Exposure Questions

Discussion in 'General Technical Discussion' started by gbenic, Oct 4, 2005.

  1. I have a couple of questions. In the D70 manual it states that to use exposure compensation, I cannot be using Matrix Metering. It doesn't state which modes to use. I assume that if I switch to spot or center weighted, I can use exposure compensation in P, S, A, and M, correct?

    Another question concerns the SB-600. When I look at the flashing number on the flash's display (lets say -1.7) it is telling me how underexposed the image is (if I understand the manual correctly). When I adjust my exposure on the flash to +1.7 (using the previous example), my flash display says -2.7! What am I doing wrong?

    Uh, I think maybe I know the answer. If I am using Matrix Metering, it won't work with the flash either, will it?

    If this is the case, should I be using center weight instead of Matrix Metering? I am not a fan of spot metering unless it is a very difficult subject to expose because everything else usually blows out for me.
     
    Last edited by a moderator: Oct 4, 2005
  2. Baywing

    Baywing

    Feb 22, 2005
    CT USA
    I don't have a D70, so can't be sure, but.....you should be able to use exp comp with matrix metering, I do with the D100. You will only need exp comp with A and S. Program and M there is no point to it, by nature of the way they work. If you have dialed in -1.7 on the flash, it does not underexpose the entire shot by 1.7 unless the light from the flash is the only or significant light source. If you are using the flash as fill, only the light from the flash will be under by 1.7, which actually is just about right to take the darkness from the shadows, but still let them be seen in a more natural way. (I use -2 to -2.3). I'm not sure why you get that -2.7 reading. On the D100, you can dial in flash comp with the camera body as well as the flash, maybe you have done that or confused the flash comp on the camera with the exp comp.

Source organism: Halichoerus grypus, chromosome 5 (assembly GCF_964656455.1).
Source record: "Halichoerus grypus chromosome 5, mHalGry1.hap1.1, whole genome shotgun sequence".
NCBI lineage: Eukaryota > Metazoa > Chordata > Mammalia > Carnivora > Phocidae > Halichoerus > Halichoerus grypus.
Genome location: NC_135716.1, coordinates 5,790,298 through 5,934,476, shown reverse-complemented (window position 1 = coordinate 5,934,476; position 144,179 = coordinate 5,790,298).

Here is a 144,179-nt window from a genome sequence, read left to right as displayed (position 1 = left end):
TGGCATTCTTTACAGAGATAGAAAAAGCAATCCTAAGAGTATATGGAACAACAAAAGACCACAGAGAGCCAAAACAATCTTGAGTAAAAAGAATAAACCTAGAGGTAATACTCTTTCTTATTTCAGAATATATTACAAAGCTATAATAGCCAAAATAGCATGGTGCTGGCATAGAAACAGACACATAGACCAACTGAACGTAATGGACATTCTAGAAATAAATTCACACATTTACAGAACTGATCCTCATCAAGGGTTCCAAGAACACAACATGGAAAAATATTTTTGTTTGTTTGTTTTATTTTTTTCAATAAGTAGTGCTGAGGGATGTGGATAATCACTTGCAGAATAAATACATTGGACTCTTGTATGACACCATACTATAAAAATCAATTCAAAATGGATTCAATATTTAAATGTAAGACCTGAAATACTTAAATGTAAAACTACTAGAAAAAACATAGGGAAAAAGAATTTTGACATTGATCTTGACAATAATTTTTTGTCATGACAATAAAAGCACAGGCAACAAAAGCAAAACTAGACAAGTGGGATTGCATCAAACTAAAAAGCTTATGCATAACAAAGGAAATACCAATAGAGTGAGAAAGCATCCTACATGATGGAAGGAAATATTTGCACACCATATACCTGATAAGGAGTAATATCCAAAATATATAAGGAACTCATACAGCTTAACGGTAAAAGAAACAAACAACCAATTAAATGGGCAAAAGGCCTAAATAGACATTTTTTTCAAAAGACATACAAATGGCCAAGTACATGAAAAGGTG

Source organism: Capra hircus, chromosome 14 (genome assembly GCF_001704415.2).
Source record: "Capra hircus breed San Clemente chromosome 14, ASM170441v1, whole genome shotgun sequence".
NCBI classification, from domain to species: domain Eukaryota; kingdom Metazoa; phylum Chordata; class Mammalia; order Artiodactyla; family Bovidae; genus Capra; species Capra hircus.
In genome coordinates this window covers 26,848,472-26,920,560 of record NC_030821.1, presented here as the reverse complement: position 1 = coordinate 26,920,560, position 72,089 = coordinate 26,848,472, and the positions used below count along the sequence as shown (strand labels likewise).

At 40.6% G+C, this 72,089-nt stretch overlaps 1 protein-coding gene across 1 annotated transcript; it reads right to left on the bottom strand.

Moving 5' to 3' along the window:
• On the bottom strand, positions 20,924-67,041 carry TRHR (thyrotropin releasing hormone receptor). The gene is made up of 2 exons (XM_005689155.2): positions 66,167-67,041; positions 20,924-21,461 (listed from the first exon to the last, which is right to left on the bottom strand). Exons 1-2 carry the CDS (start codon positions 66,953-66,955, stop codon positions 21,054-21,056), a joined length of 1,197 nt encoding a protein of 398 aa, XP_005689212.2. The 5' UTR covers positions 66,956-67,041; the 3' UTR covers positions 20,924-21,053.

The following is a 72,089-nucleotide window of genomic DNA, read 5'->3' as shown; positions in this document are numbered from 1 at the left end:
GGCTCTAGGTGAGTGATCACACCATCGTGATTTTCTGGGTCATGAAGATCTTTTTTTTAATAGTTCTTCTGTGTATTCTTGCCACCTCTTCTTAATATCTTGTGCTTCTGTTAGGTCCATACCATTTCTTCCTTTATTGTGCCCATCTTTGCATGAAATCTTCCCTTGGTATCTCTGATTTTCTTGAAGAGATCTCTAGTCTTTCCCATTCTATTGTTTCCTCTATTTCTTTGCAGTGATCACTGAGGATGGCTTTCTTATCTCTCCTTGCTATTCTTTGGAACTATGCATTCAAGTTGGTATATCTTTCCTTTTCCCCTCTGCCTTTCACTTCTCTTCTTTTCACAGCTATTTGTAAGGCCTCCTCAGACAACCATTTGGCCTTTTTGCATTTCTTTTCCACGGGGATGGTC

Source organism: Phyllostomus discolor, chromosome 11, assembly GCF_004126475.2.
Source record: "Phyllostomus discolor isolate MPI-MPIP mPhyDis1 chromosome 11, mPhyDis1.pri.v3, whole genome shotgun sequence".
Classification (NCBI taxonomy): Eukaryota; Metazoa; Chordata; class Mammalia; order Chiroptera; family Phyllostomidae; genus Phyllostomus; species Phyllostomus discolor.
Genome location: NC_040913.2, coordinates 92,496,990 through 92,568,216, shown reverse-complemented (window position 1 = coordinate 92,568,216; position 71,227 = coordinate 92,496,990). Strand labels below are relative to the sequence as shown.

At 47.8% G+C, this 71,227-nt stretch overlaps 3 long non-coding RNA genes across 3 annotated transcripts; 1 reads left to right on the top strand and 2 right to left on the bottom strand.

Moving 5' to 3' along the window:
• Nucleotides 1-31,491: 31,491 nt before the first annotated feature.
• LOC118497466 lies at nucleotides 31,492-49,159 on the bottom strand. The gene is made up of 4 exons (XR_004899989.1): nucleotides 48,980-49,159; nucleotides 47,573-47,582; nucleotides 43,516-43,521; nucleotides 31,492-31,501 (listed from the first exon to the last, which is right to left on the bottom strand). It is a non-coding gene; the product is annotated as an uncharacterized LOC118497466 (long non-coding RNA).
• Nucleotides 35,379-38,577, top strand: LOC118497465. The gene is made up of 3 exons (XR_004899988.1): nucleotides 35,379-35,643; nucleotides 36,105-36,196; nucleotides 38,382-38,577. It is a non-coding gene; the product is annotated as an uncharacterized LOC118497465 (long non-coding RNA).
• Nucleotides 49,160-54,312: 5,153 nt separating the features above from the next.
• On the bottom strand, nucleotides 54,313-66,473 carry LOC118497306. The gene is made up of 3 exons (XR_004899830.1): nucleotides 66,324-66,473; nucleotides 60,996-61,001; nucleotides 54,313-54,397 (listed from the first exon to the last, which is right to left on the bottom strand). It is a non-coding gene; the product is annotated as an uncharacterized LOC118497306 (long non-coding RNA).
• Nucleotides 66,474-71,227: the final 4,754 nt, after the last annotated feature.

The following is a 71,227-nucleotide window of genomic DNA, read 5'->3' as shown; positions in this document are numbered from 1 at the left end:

Might be time for Thom's e-book!
     
  3. fks

    fks

    Apr 30, 2005
    sf bay area
    hi greg-

    matrix metering is supposed to analyze the scene and determines the appropriate metering, even for tricky lighting situations. for example, it should expose correctly for a backlit subject. most photographers would use exposure compensation in such a case, and this would throw off the matrix metering. this is probably why nikon recommends against using exposure compensation if you're using matrix metering.

    in real use, matrix metering isn't perfect, and if you think some exposure comp is needed, then go for it. i would recommend switching to center weighted or spot though, if you use exposure compensation. your results will be more stable and repeatable if you pick center weighted or spot metering instead of matrix.

    ricky

     
    Last edited by a moderator: Oct 4, 2005
  4. MontyDog

    MontyDog

    Jan 30, 2005
    #1064 - You have an error in your SQL syntax;
     
  5. Thanks for the replies. Does matrix get confused enough that I should be using center weighted?
     
  6. nfoto

    nfoto Guest

    It's only the end user who gets confused in the end. Matrix metering doesn't really care, and while the system in general works quite well, it certainly needs a helping, corrective hand now and then.

    With D2X, you can fine-tune the matrix metering by changings its zero point. This makes the exposures "slide" up or down an EV scale. Many people, yours truly included, have set the "0" point to -1/6 EV to help avoid blown highlights. This is a global change of scale, and won't influence significantly those tricky situations in which matrix metering, despite its claimed 30.000 record data base, still gets tricked into giving bad exposures.
     
  7. I would disagree somewhat. In M while Baywing is correct that exposure comp does not really effect any thing, it will change how your meter reads. So if you are like me and find that your D70 underexposes a bit you dial in some exposure comp so that when you center up the exposure in M mode you are actually a little overexposed to compensate. Now I can do that just by looking a the meter as well (i.e. expose one bump to the + side), but for me it was more convenient to center up the meter and shoot.